It’s hard to deny that 2016 was an eventful year all round and there is probably a lot of people hoping that 2017 will be rather quieter in all the right ways. The property market, however, looks set to keep moving briskly and the market for central London office space is particularly exciting.
The West End and the City generate almost £16 billion of turnover
The City still remains the top destination for investors in the central London office market, accounting for an estimated 8.7 billion of turnover - but only just. The West End is hot on its heels at an estimated 8.1 billion of turnover. This is only slightly down from 2015’s impressive turnover of almost 20 billion and up on the long-term trend of around 14 billion.
A vote of post-Brexit confidence in London
The strong figures for 2016 appear to be due to a convergence of two factors; Investors regaining their confidence in London after the Brexit vote and the devaluation of the pound making London property prices more attractive to overseas investors. Let’s look at these factors individually.
Firstly, Brexit or no Brexit, the fact still remains that the UK in general and London in particular has a lot to offer businesses. It’s more than “just” the facts that it has outstanding infrastructure of every description and an extensive and varied workforce. It’s the fact that it has a welcoming and flexible approach to businesses, including non-traditional and/or disruptive businesses.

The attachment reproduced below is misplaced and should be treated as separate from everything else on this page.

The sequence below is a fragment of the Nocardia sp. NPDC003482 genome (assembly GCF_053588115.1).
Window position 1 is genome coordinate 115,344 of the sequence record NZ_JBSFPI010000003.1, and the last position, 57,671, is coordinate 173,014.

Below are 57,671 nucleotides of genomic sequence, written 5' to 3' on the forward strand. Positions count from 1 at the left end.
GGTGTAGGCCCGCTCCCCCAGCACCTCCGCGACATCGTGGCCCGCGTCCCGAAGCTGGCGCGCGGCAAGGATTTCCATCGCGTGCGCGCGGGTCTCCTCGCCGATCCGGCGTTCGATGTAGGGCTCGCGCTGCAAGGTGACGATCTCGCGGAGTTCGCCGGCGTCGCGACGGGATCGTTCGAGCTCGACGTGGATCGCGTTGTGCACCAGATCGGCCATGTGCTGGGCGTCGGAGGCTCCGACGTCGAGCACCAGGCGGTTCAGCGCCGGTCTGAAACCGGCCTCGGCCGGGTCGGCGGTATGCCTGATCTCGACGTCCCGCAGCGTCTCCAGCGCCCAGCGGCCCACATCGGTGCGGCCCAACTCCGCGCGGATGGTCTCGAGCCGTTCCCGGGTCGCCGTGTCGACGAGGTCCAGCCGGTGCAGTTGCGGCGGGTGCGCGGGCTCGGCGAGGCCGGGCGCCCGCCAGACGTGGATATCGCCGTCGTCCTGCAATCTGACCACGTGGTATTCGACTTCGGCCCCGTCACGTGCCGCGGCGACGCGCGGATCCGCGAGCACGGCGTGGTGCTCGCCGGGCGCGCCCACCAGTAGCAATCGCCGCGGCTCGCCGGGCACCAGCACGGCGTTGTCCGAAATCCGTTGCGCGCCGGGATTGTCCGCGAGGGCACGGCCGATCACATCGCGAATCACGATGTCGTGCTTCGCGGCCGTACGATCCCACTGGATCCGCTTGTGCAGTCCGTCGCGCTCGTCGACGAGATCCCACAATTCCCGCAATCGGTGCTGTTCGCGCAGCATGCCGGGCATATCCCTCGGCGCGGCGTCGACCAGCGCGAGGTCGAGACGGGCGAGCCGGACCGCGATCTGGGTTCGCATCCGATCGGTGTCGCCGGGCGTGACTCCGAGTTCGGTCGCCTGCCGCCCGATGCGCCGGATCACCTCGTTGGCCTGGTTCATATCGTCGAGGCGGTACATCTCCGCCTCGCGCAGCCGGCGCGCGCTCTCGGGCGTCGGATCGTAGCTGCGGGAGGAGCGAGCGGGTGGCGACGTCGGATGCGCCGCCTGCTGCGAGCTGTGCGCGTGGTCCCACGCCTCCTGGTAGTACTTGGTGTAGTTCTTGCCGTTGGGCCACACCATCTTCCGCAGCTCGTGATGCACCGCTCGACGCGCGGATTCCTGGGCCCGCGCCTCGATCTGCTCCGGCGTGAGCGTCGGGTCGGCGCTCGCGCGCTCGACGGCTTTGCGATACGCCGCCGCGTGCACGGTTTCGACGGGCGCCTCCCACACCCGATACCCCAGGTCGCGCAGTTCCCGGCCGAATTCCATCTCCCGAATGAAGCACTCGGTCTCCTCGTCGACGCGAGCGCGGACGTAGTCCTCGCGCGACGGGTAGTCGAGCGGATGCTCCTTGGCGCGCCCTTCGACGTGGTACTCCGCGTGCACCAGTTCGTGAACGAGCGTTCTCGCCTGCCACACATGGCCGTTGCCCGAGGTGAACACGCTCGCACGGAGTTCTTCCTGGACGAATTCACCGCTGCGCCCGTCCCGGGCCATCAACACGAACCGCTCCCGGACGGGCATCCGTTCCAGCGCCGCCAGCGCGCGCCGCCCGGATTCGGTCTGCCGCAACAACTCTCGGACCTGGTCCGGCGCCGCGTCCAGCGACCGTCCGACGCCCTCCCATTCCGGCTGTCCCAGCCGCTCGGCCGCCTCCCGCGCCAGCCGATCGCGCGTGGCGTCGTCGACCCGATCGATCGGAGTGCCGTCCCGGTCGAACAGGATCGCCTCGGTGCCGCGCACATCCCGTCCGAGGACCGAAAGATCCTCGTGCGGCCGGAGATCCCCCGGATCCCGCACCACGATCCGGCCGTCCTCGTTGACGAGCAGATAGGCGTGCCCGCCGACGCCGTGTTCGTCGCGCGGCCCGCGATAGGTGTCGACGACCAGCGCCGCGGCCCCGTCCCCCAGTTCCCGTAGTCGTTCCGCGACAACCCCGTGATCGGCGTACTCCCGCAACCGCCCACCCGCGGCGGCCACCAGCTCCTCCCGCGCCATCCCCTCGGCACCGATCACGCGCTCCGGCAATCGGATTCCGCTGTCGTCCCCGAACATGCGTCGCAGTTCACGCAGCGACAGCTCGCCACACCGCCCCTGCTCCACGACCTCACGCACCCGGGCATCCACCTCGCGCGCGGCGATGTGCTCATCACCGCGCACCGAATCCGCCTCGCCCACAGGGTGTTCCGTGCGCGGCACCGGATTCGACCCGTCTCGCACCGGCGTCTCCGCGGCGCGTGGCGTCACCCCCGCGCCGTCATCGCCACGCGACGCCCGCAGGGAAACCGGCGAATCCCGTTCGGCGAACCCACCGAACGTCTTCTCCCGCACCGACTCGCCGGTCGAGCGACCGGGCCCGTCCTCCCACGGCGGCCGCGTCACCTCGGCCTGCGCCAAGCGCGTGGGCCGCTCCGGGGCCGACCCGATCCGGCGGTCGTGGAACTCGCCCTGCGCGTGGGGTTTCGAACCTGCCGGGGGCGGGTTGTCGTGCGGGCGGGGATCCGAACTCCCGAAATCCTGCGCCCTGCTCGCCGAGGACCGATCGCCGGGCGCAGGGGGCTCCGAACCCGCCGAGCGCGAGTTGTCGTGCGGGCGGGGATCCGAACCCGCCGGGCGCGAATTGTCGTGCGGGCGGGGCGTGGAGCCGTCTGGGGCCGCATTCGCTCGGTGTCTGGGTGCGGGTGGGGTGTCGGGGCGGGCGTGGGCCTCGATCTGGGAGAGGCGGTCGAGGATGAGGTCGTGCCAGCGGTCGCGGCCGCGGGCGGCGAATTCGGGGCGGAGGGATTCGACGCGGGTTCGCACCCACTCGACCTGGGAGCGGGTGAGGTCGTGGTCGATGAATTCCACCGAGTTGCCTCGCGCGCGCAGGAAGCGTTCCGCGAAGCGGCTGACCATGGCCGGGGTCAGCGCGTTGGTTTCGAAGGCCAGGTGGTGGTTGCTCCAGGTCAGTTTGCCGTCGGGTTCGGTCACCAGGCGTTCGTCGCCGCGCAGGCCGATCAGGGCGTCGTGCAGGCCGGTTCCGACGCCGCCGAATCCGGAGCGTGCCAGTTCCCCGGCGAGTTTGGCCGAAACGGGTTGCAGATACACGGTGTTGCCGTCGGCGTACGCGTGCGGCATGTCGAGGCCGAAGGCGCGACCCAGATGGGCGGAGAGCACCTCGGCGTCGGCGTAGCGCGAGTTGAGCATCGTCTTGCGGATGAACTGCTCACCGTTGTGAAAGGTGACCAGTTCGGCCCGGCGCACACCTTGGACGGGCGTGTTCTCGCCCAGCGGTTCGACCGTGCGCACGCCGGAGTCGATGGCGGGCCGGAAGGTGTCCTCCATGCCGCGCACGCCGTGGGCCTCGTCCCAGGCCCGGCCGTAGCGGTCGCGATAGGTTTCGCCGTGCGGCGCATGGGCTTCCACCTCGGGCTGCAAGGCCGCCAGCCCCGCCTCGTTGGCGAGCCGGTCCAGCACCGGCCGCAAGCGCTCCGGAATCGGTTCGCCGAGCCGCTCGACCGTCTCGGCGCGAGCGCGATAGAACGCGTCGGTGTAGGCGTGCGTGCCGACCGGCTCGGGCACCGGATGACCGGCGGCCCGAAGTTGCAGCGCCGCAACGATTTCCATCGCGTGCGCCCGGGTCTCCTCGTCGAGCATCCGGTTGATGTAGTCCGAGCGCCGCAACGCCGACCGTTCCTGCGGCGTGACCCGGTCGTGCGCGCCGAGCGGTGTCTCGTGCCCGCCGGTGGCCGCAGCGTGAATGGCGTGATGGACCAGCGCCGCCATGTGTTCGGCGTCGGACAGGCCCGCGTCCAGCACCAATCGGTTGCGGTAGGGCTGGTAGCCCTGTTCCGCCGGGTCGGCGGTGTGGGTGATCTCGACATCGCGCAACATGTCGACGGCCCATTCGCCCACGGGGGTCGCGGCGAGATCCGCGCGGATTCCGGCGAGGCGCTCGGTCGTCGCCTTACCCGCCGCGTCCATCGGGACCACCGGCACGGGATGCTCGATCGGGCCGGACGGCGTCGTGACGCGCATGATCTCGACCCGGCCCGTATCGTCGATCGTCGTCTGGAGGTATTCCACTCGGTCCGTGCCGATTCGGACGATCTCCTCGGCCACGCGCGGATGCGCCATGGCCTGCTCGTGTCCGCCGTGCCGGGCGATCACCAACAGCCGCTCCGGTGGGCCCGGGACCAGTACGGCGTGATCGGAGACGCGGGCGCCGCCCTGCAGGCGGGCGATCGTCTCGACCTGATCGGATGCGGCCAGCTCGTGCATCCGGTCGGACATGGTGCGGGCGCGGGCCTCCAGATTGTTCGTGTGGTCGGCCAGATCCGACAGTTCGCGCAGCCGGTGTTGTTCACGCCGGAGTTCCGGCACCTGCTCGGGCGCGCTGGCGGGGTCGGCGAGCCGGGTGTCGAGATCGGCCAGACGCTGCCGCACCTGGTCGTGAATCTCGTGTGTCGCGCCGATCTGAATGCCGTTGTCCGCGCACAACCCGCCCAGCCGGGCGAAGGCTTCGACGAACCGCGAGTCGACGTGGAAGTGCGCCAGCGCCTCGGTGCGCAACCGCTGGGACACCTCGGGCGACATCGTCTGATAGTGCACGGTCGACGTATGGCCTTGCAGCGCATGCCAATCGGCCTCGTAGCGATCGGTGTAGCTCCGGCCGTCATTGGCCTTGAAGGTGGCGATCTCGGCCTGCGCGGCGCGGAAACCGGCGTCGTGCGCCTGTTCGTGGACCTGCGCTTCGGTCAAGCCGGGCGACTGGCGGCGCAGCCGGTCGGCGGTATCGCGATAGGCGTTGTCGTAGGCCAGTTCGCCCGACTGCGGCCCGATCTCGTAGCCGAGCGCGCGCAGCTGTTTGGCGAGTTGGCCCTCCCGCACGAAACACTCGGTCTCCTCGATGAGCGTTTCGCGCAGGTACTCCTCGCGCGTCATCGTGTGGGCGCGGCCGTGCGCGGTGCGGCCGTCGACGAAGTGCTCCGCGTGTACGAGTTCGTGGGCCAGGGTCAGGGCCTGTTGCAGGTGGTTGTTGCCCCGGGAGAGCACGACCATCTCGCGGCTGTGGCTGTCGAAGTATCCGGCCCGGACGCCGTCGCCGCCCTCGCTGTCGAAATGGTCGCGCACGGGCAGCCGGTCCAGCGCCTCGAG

Secondly, the devaluation of the pound in the wake of the Brexit vote, could, ironically, actually turn out to be a huge benefit for London. As the return of investors indicates, the UK in general and London in particular have plenty of practice in weathering storms and coming back stronger from adverse circumstances. Even though the Brexit vote shocked a lot of people, Londoners are already making suggestions as to how to manage the process, mitigate the effect and move on. That’s the sort of attitude which gives investors confidence. The reduction of the pound has already helped attract investment from overseas and this could in turn help to keep pushing its economy forward.
East and West look to each other
While the term “overseas investment” is a broad one and reflects London’s global appeal, in terms of the central London property market and, in particular, the corporate office market, it’s Asian investors leading the way by a long margin. They accounted for about a third of turnover in the central London market as a whole and around 85% of the post-referendum turnover in the City market for office space. There are a number of factors which account for this. One is that Asia and, most especially China, is eager to be viewed as a significant global player, which means having a presence overseas. This ties in quite clearly with their interest in commercial property in London. Another factor is the relative safety of London as compared with other investment hotspots, even in the EU. London has a long tradition of behaving respectfully to overseas investors and viewing them as being equal to residents.
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